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Estate of Price v. Universal Casualty Co.

November 1, 2002

THE ESTATE OF NORMA PRICE, DECEASED, PLAINTIFF-APPELLEE,
v.
UNIVERSAL CASUALTY COMPANY, DEFENDANT-APPELLANT.



Appeal from the Circuit Court of Cook County Honorable Bernetta D. Bush, Judge Presiding.

The opinion of the court was delivered by: Justice O'mara Frossard

Norma Price was involved in a hit-and-run accident and obtained an arbitration award for uninsured motorist benefits. Defendant refused to pay the arbitration award. Plaintiff, the estate of Norma Price, filed a two-count complaint seeking: (1) confirmation of the arbitration award plus interest and costs pursuant to section 11 of the Uniform Arbitration Act (710 ILCS 5/11 (West 1998)); and (2) statutory penalties, costs, and attorney fees pursuant to section 155 of the Illinois Insurance Code (215 ILCS 5/155 (West 1998)) alleging that defendant, Universal Casualty (Universal), failed to participate in the arbitration and refused to pay the award, which constituted vexatious and unreasonable conduct under section 155.

The trial court granted Universal's motion to dismiss. Plaintiff appealed. We reversed and remanded for further proceedings, finding that "plaintiff has presented sufficient evidence of a section 155 violation to withstand defendant's section 2-1110 motion." Estate of Price v. Universal Casualty Co., 322 Ill. App. 3d 514, 520 (2001). In so finding, we note as follows:

"Specifically, defendant's attitude was to delay settlement and payment of this claim; defendant required plaintiff to bring suit; defendant did not offer any settlement until the trial court ruled against it; and defendant refused to comply with the court's order awarding plaintiff interest from the date of the arbitration award." Estate of Price, 322 Ill. App. 3d at 518.

On remand, the trial court found that Universal's conduct was vexatious and unreasonable and allowed plaintiff to file a fee petition. Plaintiff filed a brief and argument in support of her petition for penalties, attorney fees and costs and Universal filed a response to the petition. The trial court conducted a hearing on the petition and awarded plaintiff $5,000 in penalties pursuant to section 155 and $31,226.50 in attorney fees, which included $596.50 in costs. Universal appeals the issue of attorney fees only.

ANALYSIS

The petition for fees must indicate specific facts, including the services performed, by whom they were performed, the time expended and the hourly rate charged. Fiorito v. Jones, 72 Ill. 2d 73 (1978). "Once presented with these facts, the trial court should consider a variety of additional factors such as the skill and standing of the attorneys, the nature of the case, the novelty and/or difficulty of the issues and work involved, the importance of the matter, the degree of responsibility required, the usual and customary charges for comparable services, the benefit to the client [citation], and whether there is a reasonable connection between the fees and the amount involved in the litigation." Kaiser v. MEPC American Properties, Inc., 164 Ill. App. 3d 978, 984 (1987). The trial court's decision as to what constitutes reasonable compensation in the context of attorney fees will not be disturbed absent an abuse of discretion. Chicago Title & Trust Co. v. Chicago Title & Trust Co., 248 Ill. App. 3d 1065, 1072 (1993).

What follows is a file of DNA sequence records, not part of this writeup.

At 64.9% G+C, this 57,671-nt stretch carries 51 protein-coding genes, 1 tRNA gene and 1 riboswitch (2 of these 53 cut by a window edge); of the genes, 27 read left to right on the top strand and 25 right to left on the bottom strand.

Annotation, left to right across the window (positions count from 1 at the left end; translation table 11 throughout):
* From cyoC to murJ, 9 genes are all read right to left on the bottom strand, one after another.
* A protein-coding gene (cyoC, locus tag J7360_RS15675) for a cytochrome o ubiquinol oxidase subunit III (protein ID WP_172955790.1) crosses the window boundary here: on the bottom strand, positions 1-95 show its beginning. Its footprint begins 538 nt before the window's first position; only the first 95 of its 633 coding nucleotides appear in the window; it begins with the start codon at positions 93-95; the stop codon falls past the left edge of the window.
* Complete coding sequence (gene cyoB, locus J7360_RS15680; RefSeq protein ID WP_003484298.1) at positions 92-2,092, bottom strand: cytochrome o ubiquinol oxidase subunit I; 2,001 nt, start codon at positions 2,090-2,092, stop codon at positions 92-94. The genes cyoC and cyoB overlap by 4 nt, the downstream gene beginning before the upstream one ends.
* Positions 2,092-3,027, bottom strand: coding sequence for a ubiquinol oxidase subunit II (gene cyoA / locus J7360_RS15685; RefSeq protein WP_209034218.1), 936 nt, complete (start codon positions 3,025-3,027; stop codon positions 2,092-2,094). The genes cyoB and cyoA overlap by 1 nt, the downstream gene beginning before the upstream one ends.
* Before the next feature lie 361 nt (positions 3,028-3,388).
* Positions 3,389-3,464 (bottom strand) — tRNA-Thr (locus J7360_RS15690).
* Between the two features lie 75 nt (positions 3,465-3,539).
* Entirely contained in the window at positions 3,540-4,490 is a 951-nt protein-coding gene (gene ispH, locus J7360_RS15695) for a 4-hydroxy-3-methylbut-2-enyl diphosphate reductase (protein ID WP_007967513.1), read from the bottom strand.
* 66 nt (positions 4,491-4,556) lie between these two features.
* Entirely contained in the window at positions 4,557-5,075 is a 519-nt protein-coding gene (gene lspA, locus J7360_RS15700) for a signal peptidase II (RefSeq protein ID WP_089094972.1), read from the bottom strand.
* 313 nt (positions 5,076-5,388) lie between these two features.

Mindful of these principles we address defendant's challenge to the fee petition. We note the trial court on remand found that Universal's conduct was vexatious and unreasonable under section 155 and allowed plaintiff to file a fee petition. This case presents a challenge to attorney fees recovered in the context of section 155. We review section 155 before turning to the specific fee petition at issue in this case.

Section 155 is intended to penalize vexatious delay or rejection of legitimate claims by insurance companies. If the insurer vexatiously delays or rejects legitimate claims, it is responsible for the expense resulting from the insured's efforts to prosecute the claim. Verbaere v. Life Investors Insurance Co. of America, 226 Ill. App. 3d 289 (1992). When an insured must resort to bringing a declaratory action against the insurer in order to enforce its right to coverage in an underlying lawsuit, the insured may recover section 155 attorney fees incurred in both the underlying case and the declaratory action. Mobil Oil Corp. v. Maryland Casualty Co., 288 Ill. App. 3d 743 (1997).

Section 155 indicates as follows:

"Attorney fees. (1) in any action by or against a company wherein there is in issue the liability of a company on a policy or policies of insurance or the amount of the loss payable thereunder, or for an unreasonable delay in settling a claim, and it appears to the court that such action or delay is vexatious and unreasonable, the court may allow as part of the taxable costs in the action reasonable attorney fees, other costs, plus an amount not to exceed any one of the following amounts:

(a) 25% of the amount which the court or jury finds such party is entitled to recover against the company, exclusive of all costs;

(b) $25,000;

(c) the excess of the amount which the court or jury finds such party is entitled to recover, exclusive of costs, over the amount, if any, which the company offered to pay in settlement of the ...


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